The Über-30 party last night was even more insane than the one I went to last year. I've never seen a party in Los Angeles so crowded and spread over so much space. I went with Laurent and his wife Jen, and we spent most of the party on the enormous outdoor patio on the edge of Starnberg Lake; it was simply too hot to stay inside on the crammed dance floor, although we tried it for a bit. It was a good socializing time for the three of us, all only recently made relatives and now drawn together closer because of the presence of a baby. The night went late and ended with 3 a.m. pizza.
On to today's current events. Our large group—five adults, a baby, a large dog—headed into Munich in the afternoon to go to see one the great sights of the city that I missed on the last trip: Nymphenburg Palace. It lays far out from the center of the city; we took the S-Bahn to Laim (the connection point to the airport) and then took the long walk to Schloß Nymphenburg. The very long walk. The path to the palace runs along a wall surrounding the immense castle grounds. Once you enter the gate, you move through an astounding wood on twisty paths, occasionally coming across Neo-Classical rotundas sitting on lakes filled with swans. Swans are the symbol of the Wittelsbach dynasty, and they pretty much rule the castle grounds. I would sometimes stop and greet a swan that had drifted close to walkways in Latin: "Salve, cygne!" The long walk got tough for Cuba, Colleen and Armin's dog, and she needed a dip now and then in the streams of the park.
After a while, I started to wonder if there was indeed a Schloß Nymphenburg, since the paths wound on forever with a hint of a palace anywhere, aside from beautiful outbuildings. But at last the path we were on brought us to the magnificent orderly gardens surrounding the castle itself. Here is a 180° panorama of the front of the castle, although we first saw it from the back:
Schloß Nymphenburg, the summer palace of the Wittelsbach Dynasty, was constructed in 1664 by Elector Ferdinand Maria after the birth of his son Maximilian II. (This was long before the rulers of Bavaria were kings; an "Elector" was one of the most powerful positions within the Holy Roman Empire, since the Electors were responsible for choosing the next emperor upon the death of the current one.) The palace was expanded in 1701.
I would just like to point out that you know you're filthy rich when you think it's necessary to have a summer home only a few miles away from your main home. However, I understand why the family would want to get away from the Residenz in the center of city for a few months and enjoy time in the middle of a forest paradise.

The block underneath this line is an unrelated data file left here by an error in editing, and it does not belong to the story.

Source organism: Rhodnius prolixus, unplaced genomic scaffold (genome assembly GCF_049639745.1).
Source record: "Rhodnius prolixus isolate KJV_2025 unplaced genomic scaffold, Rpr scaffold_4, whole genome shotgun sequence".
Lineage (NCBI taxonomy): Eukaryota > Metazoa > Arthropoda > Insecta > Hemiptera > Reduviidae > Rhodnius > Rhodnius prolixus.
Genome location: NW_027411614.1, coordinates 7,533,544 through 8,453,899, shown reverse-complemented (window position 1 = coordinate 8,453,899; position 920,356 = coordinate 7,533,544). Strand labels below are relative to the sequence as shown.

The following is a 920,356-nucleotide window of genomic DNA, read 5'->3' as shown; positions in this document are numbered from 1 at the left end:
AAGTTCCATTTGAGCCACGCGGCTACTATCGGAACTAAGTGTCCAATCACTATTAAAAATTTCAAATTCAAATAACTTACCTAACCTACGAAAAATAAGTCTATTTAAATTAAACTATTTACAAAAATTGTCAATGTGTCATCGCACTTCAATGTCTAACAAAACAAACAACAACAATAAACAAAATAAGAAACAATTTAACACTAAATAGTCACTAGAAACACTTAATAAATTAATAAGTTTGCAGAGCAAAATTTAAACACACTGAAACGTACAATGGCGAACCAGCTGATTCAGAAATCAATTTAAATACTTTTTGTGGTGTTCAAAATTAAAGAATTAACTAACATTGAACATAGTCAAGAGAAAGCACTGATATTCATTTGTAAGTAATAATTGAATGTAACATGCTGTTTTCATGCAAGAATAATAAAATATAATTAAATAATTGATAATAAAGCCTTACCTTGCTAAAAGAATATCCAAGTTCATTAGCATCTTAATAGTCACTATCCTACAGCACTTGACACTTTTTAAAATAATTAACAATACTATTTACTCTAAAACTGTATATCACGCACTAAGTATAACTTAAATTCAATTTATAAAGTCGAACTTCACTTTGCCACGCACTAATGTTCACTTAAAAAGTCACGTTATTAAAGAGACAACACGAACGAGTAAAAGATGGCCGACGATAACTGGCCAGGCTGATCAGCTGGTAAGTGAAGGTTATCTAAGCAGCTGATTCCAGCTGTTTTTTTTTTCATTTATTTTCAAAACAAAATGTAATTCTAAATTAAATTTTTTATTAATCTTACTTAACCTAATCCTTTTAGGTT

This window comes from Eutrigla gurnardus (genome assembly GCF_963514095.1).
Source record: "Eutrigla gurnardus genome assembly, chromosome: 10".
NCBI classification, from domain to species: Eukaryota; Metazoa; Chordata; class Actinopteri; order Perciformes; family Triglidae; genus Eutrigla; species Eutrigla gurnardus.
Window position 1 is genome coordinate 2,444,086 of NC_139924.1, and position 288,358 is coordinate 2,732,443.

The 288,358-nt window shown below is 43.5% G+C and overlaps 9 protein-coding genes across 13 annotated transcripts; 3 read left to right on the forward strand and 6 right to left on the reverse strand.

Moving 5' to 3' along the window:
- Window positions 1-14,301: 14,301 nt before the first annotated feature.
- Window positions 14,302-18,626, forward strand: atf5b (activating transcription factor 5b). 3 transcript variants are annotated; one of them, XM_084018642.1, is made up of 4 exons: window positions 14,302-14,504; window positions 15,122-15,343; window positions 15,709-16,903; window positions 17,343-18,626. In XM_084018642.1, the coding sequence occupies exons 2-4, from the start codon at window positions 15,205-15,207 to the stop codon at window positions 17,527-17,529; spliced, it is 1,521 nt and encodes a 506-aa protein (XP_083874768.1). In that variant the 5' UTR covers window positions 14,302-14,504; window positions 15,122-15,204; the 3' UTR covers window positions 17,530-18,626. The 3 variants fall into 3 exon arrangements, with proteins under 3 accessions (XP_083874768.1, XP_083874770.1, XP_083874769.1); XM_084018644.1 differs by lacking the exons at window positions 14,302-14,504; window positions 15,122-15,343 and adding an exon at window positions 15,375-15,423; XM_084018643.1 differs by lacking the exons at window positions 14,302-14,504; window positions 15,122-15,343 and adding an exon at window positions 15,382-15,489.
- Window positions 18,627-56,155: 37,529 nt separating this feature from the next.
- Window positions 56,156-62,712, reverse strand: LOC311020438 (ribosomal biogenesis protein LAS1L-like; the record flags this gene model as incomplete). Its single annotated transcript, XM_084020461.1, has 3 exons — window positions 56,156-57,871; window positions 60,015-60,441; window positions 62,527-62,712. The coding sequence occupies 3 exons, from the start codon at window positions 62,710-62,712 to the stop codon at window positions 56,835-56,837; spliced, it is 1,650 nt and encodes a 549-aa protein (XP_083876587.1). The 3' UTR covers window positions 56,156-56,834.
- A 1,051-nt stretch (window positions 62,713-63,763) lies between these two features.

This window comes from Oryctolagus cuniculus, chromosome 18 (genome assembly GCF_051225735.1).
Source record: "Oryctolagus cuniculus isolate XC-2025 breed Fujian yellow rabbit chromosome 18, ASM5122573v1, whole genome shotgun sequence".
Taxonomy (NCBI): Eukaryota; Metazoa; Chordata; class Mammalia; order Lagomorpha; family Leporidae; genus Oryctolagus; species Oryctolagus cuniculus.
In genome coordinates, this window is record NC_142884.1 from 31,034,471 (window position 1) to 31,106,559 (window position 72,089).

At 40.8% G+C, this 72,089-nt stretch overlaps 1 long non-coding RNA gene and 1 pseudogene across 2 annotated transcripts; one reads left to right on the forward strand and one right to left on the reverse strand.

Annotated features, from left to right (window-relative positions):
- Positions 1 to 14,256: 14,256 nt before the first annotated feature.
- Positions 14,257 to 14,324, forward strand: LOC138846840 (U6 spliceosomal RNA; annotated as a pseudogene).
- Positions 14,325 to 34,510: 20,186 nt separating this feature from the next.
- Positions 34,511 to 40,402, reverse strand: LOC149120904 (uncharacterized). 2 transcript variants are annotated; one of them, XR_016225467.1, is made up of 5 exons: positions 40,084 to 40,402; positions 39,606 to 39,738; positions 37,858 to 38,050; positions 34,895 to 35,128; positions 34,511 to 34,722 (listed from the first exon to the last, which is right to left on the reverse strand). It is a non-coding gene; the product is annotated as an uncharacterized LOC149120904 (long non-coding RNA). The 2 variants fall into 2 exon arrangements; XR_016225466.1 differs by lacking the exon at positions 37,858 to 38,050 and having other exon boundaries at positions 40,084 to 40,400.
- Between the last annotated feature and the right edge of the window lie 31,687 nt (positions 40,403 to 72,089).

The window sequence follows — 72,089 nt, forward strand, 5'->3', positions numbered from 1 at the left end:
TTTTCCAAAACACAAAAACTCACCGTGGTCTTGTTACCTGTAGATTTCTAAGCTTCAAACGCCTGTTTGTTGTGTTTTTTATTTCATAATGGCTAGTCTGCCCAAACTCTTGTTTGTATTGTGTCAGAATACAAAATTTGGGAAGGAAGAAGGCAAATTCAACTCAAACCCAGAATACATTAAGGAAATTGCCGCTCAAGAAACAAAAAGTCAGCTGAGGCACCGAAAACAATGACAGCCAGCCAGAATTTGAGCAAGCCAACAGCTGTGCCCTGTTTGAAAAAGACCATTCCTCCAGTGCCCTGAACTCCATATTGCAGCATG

Anywhere, where was I? Oh, yeah Schloß Nympehnburg. Armin, Laurent, and I took the tour of the interior of the castle—or at least the center section of it, the place is enormous—and got to look at the room where Ludwig II was born. It still has its original furnishings. The main feature of the tour is "The Gallery of Beauties," a room containing portraits of women that Ludwig I commissioned because he was "fascinated by female beauty," as the tour sign delicately put it. I guess that royalty is always "fascinated by female beauty," and everybody else is just horny. Most of the women in the paintings have a similar appearance, which must have been Ludwig's "look."
Concluding our tour of Nymphenburg Palace, our group took another long walk (you can't gain weight in Germany, no matter how many Thuringer sausages you eat, because you have to do so much walking) to the closest Biergarten, the Hirschgarten. We went here last year: it's the largest Biergarten in Munich and is famous for its enclosure with live deer in the middle. I'm writing at the moment on my NEO sitting in the Hirschgarten and enjoying a large (Maß) Radler. Have I mentioned how much I love having the NEO in Europe?
I love the Biergarten culture of southern Germany, where you can relax, bring your own food, purchase a beverage, and stay as long as you want with your friends. They really are the center of community here in Bavarian, and this Biergarten is especially filled with families and children.
Everyone is exhausted tonight, and after two nights in a row at late-night parties, I'm looking forward to a calm evening sitting in Absofort writing and absorbing the café culture I so rarely get back home. Colleen also wants me to watch Your Job in Germany, an unintentionally hilarious training film for American soldiers working in West Germany during the 1940s. She says it has a Mystery Science Theater 3000-ready quality to it.
Be back with you tomorrow.